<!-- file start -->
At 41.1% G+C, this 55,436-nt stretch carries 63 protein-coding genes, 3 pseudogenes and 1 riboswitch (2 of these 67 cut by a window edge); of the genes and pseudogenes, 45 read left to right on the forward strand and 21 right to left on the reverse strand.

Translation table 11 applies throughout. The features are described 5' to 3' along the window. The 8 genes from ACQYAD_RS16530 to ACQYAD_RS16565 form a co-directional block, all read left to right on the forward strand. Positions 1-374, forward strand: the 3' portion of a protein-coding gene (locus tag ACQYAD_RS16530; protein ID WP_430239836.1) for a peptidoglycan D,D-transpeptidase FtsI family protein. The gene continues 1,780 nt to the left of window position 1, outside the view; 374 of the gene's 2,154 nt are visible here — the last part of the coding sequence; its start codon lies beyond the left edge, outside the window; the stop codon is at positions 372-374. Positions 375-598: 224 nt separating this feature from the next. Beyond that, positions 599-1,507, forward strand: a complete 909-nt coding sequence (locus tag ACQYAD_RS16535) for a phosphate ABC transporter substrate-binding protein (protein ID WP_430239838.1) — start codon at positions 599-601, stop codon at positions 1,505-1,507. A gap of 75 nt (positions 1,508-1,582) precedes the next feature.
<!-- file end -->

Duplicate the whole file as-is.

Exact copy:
At 41.1% G+C, this 55,436-nt stretch carries 63 protein-coding genes, 3 pseudogenes and 1 riboswitch (2 of these 67 cut by a window edge); of the genes and pseudogenes, 45 read left to right on the forward strand and 21 right to left on the reverse strand.

Translation table 11 applies throughout. The features are described 5' to 3' along the window. The 8 genes from ACQYAD_RS16530 to ACQYAD_RS16565 form a co-directional block, all read left to right on the forward strand. Positions 1-374, forward strand: the 3' portion of a protein-coding gene (locus tag ACQYAD_RS16530; protein ID WP_430239836.1) for a peptidoglycan D,D-transpeptidase FtsI family protein. The gene continues 1,780 nt to the left of window position 1, outside the view; 374 of the gene's 2,154 nt are visible here — the last part of the coding sequence; its start codon lies beyond the left edge, outside the window; the stop codon is at positions 372-374. Positions 375-598: 224 nt separating this feature from the next. Beyond that, positions 599-1,507, forward strand: a complete 909-nt coding sequence (locus tag ACQYAD_RS16535) for a phosphate ABC transporter substrate-binding protein (protein ID WP_430239838.1) — start codon at positions 599-601, stop codon at positions 1,505-1,507. A gap of 75 nt (positions 1,508-1,582) precedes the next feature.